The bartender recognizes me now, “Kaixo, Texas.” He makes a finger-gun at me. Ha.

Against all odds, I had successfully communicated with people on the other side of the world for my first time. It was strangely refreshing, and like my interactions with most people in any language, a dark comedy of errors.

I can hear the waves crashing down the block. Once I’ve stuffed myself silly I’m going to stare at the black water for at least 30 minutes. The waves slam into the rocks with such convincing ferocity, it’s as if every drop of water in the world is acting in conjunction to climb the beach, over the sea wall, and destroy me. I am endlessly soothed by sitting on the wall, and watching the sea come at me (come and take it?).

I have to laugh to myself in the empty pinxto bar, remembering a conversation a guest and I had at the restaurant before I left:

“So you’re going on vacation to Spain? That’s awesome!”

“Yeah, I’m stoked.”

He leans in close, lowering his voice, “Are you going with anyone? Like your girlfriend or wife?”

“No. I’m going by myself. I think I need it. ”

He high fives me, his eyes narrow and his grin widens. “Good for you man. Haha!” He taps me on the arm,

“Why bring sand to the beach?!”

Wednesday, January 9, 2013

The Sweet Truth

You need to drink more sweet wines.

Wines that contain palpable sugar levels.

You have to do this.

Maybe you associate sweet wine with dessert, with sugary indulgence. You could not be further from the truth. Sweet wine’s greatest utility lies not in desserts, but in savory foods. Really savory foods.

When I was a little kid, I would look forward to waffles on Saturday morning. My mom would toast eggo waffles and then spread butter on the waffles, still warm. She would set the waffles in front of me, and I would unleash a biblical flood of syrup on the sinful earth that was my two waffles. I think I was 6 years old on the morning that my mom and dad were both sick in bed, too tired to make me waffles, at least on the schedule I was used to. I didn’t take it personally, and I took matters into my own hands.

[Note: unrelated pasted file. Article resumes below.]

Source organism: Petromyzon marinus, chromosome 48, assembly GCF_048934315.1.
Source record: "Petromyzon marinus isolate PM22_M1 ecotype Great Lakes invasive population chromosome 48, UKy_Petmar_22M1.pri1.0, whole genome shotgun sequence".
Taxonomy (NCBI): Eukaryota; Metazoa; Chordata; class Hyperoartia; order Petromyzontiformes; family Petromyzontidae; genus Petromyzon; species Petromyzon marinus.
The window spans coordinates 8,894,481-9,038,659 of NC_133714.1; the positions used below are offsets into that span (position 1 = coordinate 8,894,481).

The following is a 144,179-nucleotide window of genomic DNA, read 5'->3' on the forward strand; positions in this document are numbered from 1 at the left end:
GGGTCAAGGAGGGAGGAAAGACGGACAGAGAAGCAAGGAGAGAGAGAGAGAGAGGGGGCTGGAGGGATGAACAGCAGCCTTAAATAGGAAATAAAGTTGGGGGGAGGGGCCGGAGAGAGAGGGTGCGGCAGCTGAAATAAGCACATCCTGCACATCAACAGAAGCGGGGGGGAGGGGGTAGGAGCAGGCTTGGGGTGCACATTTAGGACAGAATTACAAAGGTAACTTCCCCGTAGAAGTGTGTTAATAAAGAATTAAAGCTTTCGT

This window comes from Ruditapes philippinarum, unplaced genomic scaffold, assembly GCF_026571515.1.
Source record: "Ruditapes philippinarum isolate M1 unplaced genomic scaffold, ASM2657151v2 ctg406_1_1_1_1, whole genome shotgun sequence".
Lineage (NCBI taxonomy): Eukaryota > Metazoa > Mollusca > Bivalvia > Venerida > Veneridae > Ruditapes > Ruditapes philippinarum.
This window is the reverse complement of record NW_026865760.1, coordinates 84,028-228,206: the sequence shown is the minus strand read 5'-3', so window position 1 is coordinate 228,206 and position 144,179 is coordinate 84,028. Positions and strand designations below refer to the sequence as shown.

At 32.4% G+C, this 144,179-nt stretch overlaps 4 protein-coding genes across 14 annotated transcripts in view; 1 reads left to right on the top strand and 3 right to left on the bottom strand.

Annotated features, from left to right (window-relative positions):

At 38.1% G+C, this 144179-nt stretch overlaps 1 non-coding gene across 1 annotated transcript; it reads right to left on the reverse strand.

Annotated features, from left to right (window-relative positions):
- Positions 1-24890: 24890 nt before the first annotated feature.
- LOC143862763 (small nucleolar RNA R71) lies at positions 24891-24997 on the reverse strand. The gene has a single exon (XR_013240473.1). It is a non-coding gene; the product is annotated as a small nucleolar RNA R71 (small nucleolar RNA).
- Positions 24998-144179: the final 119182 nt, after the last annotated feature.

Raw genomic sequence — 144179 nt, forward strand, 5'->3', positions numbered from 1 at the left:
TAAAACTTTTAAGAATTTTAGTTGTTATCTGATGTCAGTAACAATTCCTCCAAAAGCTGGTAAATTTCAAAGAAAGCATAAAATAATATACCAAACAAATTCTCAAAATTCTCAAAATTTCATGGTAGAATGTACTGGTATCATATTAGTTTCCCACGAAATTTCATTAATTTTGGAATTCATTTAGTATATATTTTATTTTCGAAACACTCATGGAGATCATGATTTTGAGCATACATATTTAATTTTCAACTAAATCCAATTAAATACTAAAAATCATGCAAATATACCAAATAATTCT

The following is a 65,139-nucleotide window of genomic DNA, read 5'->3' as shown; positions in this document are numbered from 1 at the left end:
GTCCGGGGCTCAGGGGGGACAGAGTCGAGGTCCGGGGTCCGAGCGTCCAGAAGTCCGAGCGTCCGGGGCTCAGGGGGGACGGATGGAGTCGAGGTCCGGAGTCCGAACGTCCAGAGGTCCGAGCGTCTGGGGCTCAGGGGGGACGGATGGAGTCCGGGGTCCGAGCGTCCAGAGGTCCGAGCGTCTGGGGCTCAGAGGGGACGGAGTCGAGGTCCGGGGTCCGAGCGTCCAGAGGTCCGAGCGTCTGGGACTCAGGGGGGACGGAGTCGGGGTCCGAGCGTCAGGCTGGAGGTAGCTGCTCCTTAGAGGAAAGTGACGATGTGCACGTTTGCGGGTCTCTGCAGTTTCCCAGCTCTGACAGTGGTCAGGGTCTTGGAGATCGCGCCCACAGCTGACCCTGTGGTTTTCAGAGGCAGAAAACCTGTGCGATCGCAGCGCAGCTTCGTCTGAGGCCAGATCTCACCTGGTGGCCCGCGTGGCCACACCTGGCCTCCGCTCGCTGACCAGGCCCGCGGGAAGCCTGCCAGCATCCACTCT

I got the waffles, and I got them in the toaster without burning the house down. I spread the butter right into the little nooks of the waffles. I sat down and I opened the syrup floodgates. I took a bite, and I wasn’t old enough to understand what had happened in my mouth, but I may as well have been watching galaxies being born. I saw the big bang. I watched life begin and end over and over again over such an incomprehensibly long time that numbers don’t exist to quantify its staggering longness. I saw the horror of the dark heart of man, contrasted by the ineffable joy of existence. My pupils were thrown open like the suicide doors of an expensive sports car, and I was changed forever.

I used salted butter on accident.

Without knowing it concretely, I had just experienced the magic of sweet and savory happening at the same time in my mouth. I finished the waffles with gusto, and immediately transitioned to cartoons, whacked out of my mind on sugar and an unrealized epiphany. I forgot about the sublime purity of that moment, the mathematical constant of truth that I witnessed when I was six.

Then, on a rainy day off, fifteen years later, I sat down to a pretty unassuming meal: Kung-Pao chicken from Pei Wei, and a bottle of Dr. Pauly kabinett Riesling. I had no grandiose intentions for this meal, other than to get fed, and tie on the suggestion of a buzz while I do it. The total cost of this meal was approximately seventeen dollars. I take a bite of the chicken, tasty, probably loaded with MSG but whatever. I’m chewing, and pouring myself a glass of Riesling into a rocks glass. I took a sip, and instantly, I was torn from my dining room table, through time, to that moment when I was six years old. I stood, side by side with my younger self, and we stared into the center of the universe, the nucleus of creation itself.

“Do you know what this means?”

“It means that sweet wine fucking crushes savory food.”

“You're not supposed to say that word.”

“Shut the fuck up, six year old me.”

Flash forward to my kung pao and Riesling. I’m calling my girlfriend at work, I sound panicked. “OK so you stumbled across a good wine pairing, why are you freaking out?”

“No.” I’m catching my breath. “This is bigger than good. This is the truth.”

Sweet wine and intensely savory food is a gastronomic fission reaction that to this very day threatens to extract tears from my eyes every time it is done properly. The principles of sweet and savory, applied to food and wine pairing, is the greatest good I feel like I can consume.

Sweet wine is a handful of buckshot blessed by the last preacher on earth, fired into the black molten heart of the devil.